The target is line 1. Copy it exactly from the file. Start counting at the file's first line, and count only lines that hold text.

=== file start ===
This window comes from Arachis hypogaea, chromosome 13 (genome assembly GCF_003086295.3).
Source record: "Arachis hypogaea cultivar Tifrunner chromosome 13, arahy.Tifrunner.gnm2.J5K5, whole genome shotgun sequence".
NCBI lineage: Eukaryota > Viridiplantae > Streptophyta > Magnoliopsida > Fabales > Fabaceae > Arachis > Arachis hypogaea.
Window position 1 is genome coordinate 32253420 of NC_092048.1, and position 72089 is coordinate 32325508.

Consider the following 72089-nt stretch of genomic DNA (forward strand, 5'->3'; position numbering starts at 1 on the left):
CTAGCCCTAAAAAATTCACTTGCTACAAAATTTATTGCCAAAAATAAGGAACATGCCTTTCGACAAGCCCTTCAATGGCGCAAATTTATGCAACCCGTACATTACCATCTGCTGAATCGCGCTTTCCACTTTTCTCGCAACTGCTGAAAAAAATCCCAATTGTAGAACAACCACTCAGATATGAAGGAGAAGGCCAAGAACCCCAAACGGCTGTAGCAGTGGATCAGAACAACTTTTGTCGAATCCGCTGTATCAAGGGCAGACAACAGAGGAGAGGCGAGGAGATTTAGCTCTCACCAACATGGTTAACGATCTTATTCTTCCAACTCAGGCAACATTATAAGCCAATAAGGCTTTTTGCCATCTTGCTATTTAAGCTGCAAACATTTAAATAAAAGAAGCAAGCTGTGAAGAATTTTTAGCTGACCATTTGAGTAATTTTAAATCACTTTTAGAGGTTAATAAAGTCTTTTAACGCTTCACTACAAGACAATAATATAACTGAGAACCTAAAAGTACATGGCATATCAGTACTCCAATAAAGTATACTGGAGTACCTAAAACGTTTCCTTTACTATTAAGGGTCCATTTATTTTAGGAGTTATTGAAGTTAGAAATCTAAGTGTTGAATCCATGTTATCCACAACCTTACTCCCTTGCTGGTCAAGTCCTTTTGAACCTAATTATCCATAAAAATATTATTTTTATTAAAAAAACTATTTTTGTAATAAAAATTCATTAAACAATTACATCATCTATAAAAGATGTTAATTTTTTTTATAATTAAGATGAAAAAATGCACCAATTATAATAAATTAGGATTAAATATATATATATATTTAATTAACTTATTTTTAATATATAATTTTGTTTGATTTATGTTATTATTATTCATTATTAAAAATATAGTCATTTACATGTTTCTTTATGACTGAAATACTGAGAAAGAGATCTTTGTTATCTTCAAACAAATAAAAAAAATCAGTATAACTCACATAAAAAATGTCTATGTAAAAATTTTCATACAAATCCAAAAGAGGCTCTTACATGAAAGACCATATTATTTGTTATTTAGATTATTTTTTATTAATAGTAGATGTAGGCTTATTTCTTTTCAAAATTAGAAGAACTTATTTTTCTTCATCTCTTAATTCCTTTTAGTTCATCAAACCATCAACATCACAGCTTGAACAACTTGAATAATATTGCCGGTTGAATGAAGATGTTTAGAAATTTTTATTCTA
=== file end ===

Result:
This window comes from Arachis hypogaea, chromosome 13 (genome assembly GCF_003086295.3).